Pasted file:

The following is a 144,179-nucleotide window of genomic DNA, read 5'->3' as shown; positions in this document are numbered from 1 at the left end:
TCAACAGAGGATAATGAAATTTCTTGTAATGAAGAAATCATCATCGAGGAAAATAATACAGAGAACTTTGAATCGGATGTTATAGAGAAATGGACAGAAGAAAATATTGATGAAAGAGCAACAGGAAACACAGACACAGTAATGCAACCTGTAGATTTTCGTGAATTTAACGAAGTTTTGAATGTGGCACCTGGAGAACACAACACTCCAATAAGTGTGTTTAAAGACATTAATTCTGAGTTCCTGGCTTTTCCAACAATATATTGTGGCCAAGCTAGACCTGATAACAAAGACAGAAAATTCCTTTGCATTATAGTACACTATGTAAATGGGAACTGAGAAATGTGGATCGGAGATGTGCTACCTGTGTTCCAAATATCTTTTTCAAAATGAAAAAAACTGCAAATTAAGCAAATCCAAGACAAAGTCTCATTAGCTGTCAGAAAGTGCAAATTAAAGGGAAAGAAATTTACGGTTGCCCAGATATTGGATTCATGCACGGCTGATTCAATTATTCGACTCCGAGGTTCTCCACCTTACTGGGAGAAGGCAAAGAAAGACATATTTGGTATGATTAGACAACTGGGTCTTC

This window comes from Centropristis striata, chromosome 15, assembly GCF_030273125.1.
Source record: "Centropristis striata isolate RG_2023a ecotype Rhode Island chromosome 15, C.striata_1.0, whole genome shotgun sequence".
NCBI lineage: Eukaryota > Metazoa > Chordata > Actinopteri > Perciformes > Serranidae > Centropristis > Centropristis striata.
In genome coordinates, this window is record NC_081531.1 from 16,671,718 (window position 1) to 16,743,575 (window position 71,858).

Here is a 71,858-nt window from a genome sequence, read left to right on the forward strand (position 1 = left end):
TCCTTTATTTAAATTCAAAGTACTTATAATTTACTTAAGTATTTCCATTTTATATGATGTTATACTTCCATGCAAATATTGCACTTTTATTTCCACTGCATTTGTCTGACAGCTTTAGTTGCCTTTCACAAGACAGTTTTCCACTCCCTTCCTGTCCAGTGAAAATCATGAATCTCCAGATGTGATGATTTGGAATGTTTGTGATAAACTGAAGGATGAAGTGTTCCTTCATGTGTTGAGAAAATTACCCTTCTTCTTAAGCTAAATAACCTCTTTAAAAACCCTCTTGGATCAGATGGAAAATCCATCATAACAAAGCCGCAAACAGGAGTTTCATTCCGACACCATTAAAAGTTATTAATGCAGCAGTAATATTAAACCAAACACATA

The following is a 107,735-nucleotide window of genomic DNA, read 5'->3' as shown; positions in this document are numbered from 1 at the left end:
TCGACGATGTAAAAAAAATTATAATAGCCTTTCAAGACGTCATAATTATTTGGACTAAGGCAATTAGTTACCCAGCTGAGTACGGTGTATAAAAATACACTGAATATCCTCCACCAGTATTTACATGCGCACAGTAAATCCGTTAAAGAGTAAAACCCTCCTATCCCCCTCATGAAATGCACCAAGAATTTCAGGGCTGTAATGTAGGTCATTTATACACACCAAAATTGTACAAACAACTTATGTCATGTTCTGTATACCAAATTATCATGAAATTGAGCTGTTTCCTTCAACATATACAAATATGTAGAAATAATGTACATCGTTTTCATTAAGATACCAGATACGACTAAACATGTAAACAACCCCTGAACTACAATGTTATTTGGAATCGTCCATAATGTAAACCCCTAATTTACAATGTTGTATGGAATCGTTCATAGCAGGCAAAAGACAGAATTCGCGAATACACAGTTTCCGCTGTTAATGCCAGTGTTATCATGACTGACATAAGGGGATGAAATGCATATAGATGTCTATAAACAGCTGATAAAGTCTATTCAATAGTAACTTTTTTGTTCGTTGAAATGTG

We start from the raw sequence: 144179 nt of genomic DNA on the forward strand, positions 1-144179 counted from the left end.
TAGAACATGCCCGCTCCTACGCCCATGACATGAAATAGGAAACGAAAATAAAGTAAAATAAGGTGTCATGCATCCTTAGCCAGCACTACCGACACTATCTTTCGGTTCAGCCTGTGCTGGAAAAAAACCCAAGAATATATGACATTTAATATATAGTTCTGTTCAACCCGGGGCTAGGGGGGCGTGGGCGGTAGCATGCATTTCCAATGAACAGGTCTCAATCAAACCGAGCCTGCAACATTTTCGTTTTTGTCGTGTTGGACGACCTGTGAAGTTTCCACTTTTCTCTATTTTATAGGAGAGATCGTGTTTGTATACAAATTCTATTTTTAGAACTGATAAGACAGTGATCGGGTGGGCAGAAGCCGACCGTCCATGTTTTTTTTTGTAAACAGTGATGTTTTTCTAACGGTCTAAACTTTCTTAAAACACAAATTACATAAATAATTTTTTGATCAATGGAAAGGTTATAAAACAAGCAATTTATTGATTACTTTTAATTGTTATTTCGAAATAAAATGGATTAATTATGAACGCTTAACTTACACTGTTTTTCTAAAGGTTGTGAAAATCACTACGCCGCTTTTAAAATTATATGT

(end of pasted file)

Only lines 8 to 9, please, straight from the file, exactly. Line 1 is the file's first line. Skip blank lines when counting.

TCCTTTATTTAAATTCAAAGTACTTATAATTTACTTAAGTATTTCCATTTTATATGATGTTATACTTCCATGCAAATATTGCACTTTTATTTCCACTGCATTTGTCTGACAGCTTTAGTTGCCTTTCACAAGACAGTTTTCCACTCCCTTCCTGTCCAGTGAAAATCATGAATCTCCAGATGTGATGATTTGGAATGTTTGTGATAAACTGAAGGATGAAGTGTTCCTTCATGTGTTGAGAAAATTACCCTTCTTCTTAAGCTAAATAACCTCTTTAAAAACCCTCTTGGATCAGATGGAAAATCCATCATAACAAAGCCGCAAACAGGAGTTTCATTCCGACACCATTAAAAGTTATTAATGCAGCAGTAATATTAAACCAAACACATA

The following is a 107,735-nucleotide window of genomic DNA, read 5'->3' as shown; positions in this document are numbered from 1 at the left end: